BUILD Blog


A new visual language for architecture

Each generation of architects seems to establish their own language of visual presentation. The crisp graphite lines and dramatic perspective drawings characterize the 50’s and 60’s. Bold water colors and loose geometries are reminiscent of the 70’s, the occasional clip-art guy with mustache and sports jacket thrown in for good measure. While these examples seem humorous and dated today they were the Hotty McHottersons of the time. Today’s blog entry is in pursuit of the current zeitgeist of visual language. You know us well enough by now to know that we’re not going to exhibit high-end presentations from the starchitects and mega-shops out there. We don’t think that it will be these enterprises that set the curve with their armies of lowly paid interns and exclusive modeling software. If you ask us, it will be the small shops in the trenches of practice and academia that will be most infectious with the new language because they have the same common denominators as the majority of us in terms of resources, staff & software; it’s just that they’re using these resources more intelligently and doing more with them. We’ve selected several groups that we’ve come across over the years and, in our opinion, they are forming the new visual protocol. The new language seems to be moving away from fashion, is taking on more analysis and is communicating more technical data. More important than the sexy imagery, it is the thinking behind these presentations that is generating the new language. Let us know who’s setting the curve for you…

KBAS Studio
Portland Thru-House

Cutting sections within a perspective drawing is a very intelligent use of modeling programs. The section cut is clearly indicated with the orange highlight and the interiors elevations have definition. This single image is communicating information traditionally accomplished with a perspective, a section cut and interior elevations.

The image shows the efficiency of building a model once and getting multiple levels of information and imagery by turning on and off layers.  Subtle shadows give the simple models a level of sophistication.


Palisades Glacier Mountain Hut




The drawing includes a dynamic element and explains the circulation.


John Szot
Coney Island Pavilion



Using actual photos of graffiti as “decals” within the modeling program, the image achieves a gritty, urban feel. The series takes into account an aspect of urban weathering. Subtle lighting and ordinary weather conditions create a powerful presentation. The abstract people give a sense of scale and population without detracting from the rendering.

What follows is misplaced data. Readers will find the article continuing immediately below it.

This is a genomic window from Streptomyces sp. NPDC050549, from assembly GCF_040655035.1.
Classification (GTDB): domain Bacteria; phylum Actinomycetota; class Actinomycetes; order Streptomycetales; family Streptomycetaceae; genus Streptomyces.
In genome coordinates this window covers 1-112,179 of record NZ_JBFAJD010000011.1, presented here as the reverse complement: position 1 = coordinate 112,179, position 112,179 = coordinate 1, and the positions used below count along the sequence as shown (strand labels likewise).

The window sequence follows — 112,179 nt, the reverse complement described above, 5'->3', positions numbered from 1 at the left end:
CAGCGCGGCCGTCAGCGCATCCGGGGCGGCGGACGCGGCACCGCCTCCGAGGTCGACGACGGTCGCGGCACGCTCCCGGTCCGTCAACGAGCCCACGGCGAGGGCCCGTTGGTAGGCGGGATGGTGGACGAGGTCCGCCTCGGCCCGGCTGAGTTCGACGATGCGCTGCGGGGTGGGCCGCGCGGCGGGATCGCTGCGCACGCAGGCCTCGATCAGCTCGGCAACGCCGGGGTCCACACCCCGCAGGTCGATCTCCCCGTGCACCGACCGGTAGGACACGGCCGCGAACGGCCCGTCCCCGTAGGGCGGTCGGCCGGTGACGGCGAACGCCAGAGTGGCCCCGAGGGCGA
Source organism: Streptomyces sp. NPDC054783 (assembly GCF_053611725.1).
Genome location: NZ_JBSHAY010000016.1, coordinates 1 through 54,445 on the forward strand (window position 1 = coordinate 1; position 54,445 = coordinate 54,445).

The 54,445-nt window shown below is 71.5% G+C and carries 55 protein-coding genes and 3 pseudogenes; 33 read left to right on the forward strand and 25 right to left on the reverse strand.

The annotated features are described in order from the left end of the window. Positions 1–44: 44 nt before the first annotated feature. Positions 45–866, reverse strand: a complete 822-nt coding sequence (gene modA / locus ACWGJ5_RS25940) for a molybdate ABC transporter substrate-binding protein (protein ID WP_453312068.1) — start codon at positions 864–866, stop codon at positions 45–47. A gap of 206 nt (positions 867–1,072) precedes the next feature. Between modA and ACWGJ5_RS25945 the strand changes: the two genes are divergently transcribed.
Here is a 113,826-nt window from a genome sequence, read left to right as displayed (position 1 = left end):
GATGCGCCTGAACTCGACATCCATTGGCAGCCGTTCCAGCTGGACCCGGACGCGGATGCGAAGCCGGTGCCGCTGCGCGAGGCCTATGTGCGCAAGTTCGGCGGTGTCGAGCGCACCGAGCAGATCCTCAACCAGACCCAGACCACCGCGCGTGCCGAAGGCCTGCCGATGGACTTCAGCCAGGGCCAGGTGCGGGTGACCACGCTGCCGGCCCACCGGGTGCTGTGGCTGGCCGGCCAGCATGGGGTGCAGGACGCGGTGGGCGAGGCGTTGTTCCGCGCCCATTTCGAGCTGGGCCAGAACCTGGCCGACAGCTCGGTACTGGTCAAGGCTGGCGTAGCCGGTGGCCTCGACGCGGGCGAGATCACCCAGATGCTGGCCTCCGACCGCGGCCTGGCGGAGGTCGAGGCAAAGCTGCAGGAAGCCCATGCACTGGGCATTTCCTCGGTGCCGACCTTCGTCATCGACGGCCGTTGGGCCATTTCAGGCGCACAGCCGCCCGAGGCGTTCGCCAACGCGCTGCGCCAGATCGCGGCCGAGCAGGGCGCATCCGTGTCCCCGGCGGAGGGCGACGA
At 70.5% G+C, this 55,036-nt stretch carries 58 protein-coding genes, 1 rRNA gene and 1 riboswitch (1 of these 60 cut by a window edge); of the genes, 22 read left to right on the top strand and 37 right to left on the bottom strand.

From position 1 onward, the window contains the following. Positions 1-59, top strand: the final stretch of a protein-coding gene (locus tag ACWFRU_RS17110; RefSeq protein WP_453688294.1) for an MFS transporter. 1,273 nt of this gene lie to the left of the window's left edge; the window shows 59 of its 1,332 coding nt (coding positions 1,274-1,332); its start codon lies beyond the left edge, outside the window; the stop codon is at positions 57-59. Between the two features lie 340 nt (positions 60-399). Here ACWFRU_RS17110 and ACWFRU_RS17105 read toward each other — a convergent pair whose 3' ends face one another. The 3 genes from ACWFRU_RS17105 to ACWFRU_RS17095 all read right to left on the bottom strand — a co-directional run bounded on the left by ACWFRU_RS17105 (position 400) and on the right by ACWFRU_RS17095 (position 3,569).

Saddle Creek


Living Smart Project

The imagery breaks the house apart like a piece of machinery.


Levin Residence

Tangible representations are created by embedding photographs into the model.
They have an excellent collection of graffiti and tags on their website.


SHoP
Portland Ariel Tram

The element of scale exists with the figures but the transparent shadow technique keeps the focus off the figures and on the architecture.


Lorcan O’Herlihy
Calarts Dormitory

The landscaping is suggested but does not overwhelm the image. Site circulation and dynamics are added as a layer to the presentation.


Paulith

Subtlety of light and shadow give a tangible impression of how the space may feel.


Asymptote
166 Perry Street

Using digital software to do what it does best – figuring out all of the intricacies and reflections of varying environmental conditions.


Penang Global City Center



The display and comprehension of extremely complex geometries.


Jones Partners
Yucca Valley House

The use of extreme detail (even the lights have been precisely modeled) allows the rendering to serve as a form of quality control and troubleshooting for the finished work.


Preston Scott Cohen
Lightfall

Communicating the process of design and allowing an observer (or more importantly a client) to understand the geometrical evolution of a design.


Public Arcade

Presenting, comparing and contrasting variations/mutations of form.


Wu House

Clarifying and simplifying the complexities of hybrid geometries.


Neil M. Denari
Massey House

Merging renderings with construction documents the renderings start to become technical data which could be used as reference in the field.

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4 Comments so far
Leave a comment

Every time I try to make a point of reading up on blogs to give me the push to start writing again, I come to see how much your blog has grown over the months and am so proud and excited to see your work. Amazing source of information. Where do you get the time to write such in depth articles. Love the well detailed content you’ve included. Thanks for the reminder of what makes great design

Comment by Gaile Guevara

Thanks Gaile! Your sharp, clean blog has set the bar for us from the very beginning. For those of you not familiar with Gaile’s blog, go check out: http://gaileguevara.blogspot.com
The time commitment has been challenging – it gets addictive and there has been a lot of late nights, but its hard to imagine not having the blog at this point.

Comment by buildllc

The New York Times has an applicable article in Sundays (April 20th) paper on the evils of architectural presentations. It presents an interesting case of how developers are manipulating architects and architectural renderings to highlight certain issues and suppress others, thereby influencing the public/committee review process. A NYT search for “Now You See It, Now You Don’t” should bring it up. The topic is a twist on this topic we hadn’t considered.

Comment by buildllc

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